An extremely useful tool for this and many other problems is the \emph{union bound}, which states that for any events $E_1, E_2,\ldots,E_m$ we have $\Pr[ E_1 \vee E_2 \vee \cdots \vee E_m] \le \sum_{i \le m} \Pr[ E_i ]$.
\end{enumerate}
%%% PROBLEM 2 %%%
\newpage
\section{Problem 2: Counting with accuracy}
\begin{enumerate}[(a)]
\item Prove the following fundamental fact about averages of samples.
\begin{lemma}
Let $X_1,\ldots,X_t$ be independent random variables each with expected value $\E[X_i] = \mu$ and variance $\Var[X_i] = \sigma^2$. Then the variable $X = \frac{X_1 + X_2 + \cdots + X_t}{t}$ satisfies
\[
\E[X] = \mu
\qquad \mbox{and} \qquad
\Var[X] = \frac{\sigma^2}{t}.
\]
\end{lemma}
\begin{proof}
\replacethistext{Enter your answer here.}
\end{proof}
\item Determine the variance of the Morris counter seen in class.
\begin{lemma}
The random variable $Z = 2^{C_k} - 1$ corresponding to the value returned by the Morris counter when the stream contains $k$ ones has variance $\Var[Z] = \binom{k}{2}$.
\end{lemma}
\begin{proof}
\replacethistext{Enter your answer here.}
\end{proof}
\bigskip
\noindent \emph{Hint.}
You may want to use a proof by induction to show that $E[ (2^{C_k})^2 ] = \frac32 k^2 + \frac32 k + 1$.
\bigskip
\item Use the above two results to show that we can design approximate counters with arbitrary accuracy by running some number $t \ge 1$ of copies of the Morris counter in parallel and averaging their estimates.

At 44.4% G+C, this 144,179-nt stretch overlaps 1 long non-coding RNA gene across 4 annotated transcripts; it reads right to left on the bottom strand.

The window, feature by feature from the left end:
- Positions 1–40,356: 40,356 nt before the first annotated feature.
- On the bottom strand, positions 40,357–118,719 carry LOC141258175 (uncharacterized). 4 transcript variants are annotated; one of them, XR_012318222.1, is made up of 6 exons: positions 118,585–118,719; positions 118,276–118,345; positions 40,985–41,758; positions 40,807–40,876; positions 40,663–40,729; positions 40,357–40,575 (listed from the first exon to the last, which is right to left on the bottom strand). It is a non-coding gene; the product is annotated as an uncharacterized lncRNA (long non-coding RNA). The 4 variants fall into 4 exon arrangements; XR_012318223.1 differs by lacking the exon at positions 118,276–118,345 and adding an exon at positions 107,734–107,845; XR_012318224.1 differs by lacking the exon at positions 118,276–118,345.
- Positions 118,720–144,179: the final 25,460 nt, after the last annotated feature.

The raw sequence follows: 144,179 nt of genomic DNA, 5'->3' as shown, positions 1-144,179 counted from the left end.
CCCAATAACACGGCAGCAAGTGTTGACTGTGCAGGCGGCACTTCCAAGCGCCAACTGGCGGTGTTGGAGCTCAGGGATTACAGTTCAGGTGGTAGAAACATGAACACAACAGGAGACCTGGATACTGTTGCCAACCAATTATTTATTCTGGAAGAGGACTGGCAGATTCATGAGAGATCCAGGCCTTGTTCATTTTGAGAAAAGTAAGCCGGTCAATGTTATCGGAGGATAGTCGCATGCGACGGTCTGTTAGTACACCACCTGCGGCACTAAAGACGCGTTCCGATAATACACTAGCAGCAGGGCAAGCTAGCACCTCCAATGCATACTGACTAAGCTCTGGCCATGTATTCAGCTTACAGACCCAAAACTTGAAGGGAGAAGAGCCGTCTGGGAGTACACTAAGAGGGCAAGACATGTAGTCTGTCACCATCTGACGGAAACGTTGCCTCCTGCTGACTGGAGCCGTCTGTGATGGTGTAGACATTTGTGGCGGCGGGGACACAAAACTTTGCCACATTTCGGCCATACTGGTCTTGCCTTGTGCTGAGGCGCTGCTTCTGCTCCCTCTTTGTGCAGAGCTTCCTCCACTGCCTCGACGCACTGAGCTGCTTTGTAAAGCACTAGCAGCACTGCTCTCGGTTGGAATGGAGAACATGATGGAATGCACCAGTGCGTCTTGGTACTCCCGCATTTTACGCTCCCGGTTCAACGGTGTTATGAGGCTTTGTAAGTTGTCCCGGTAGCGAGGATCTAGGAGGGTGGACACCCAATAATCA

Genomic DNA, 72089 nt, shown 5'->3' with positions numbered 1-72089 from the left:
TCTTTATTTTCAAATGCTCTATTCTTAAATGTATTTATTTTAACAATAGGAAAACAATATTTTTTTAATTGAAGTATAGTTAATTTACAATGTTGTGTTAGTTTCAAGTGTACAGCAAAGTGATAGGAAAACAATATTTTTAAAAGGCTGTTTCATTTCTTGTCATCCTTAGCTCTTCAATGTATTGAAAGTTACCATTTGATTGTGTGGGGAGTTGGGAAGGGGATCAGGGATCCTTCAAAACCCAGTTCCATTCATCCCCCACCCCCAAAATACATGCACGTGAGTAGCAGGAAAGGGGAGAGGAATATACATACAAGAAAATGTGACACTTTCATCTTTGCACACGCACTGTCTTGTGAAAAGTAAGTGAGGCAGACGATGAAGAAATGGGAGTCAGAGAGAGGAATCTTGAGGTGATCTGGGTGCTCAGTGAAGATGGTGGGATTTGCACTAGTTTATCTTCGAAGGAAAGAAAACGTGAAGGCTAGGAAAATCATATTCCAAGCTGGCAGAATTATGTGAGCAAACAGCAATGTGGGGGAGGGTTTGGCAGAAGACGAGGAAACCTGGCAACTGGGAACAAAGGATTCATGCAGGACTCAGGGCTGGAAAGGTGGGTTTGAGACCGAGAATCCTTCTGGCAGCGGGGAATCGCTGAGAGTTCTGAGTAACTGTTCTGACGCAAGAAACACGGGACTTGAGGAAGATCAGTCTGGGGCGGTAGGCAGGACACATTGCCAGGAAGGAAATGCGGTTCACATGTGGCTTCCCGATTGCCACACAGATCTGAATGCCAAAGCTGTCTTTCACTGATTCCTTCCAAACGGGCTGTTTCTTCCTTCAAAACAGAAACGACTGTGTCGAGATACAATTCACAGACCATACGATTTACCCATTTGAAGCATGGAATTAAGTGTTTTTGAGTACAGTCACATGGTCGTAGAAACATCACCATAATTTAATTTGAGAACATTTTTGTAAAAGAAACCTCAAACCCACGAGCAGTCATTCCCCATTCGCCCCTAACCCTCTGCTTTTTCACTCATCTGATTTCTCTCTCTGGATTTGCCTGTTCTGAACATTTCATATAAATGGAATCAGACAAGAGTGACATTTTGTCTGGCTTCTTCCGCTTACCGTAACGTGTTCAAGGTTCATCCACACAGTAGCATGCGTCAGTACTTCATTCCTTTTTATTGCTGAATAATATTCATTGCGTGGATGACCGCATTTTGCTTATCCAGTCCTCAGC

\begin{theorem}
For any $\epsilon > 0$ and $n \ge 1$, there is a value $t \ge 1$ for which the algorithm $\mathcal{A}$ that runs $t$ copies of the Morris counter is an $\epsilon$-approximate counter for inputs $x_1,\ldots,x_n \in \{0,1\}$ and has memory complexity $O(t \log \log n)$.
\end{theorem}
\begin{proof}
\replacethistext{Enter your answer here.}
\end{proof}
\bigskip
\noindent \emph{Remark.}
Your proof should specify exactly what the value of $t$ should be (as a function of $n$ and/or $\epsilon$). As an aside, is the algorithm $\mathcal{A}$ you obtain this way a very efficient approximate counter?
\end{enumerate}
%%% PROBLEM 3 %%%
\newpage
\section{Problem 3: Counting with confidence}
\begin{enumerate}[(a)]
\item Show that when $E_1,\ldots,E_t$ are independent events that each occur with small probability, the probability that more than half of the events occur is exponentially small in $t$.
\begin{lemma}
Let $E_1, E_2, \ldots, E_t$ be independent events that each occur with probability $\Pr[E_i] = \mu \le \frac13$. Then
\[
\Pr\Big[ \left|\big\{i \le t : E_i \mbox{ occurs} \big\}\right| > \tfrac t2 \Big] \le \binom{t}{\lceil t/2 \rceil} \mu^{t/2} \le (4\mu)^{t/2}.
\]
\end{lemma}
\begin{proof}
\replacethistext{Enter your answer here.}
\end{proof}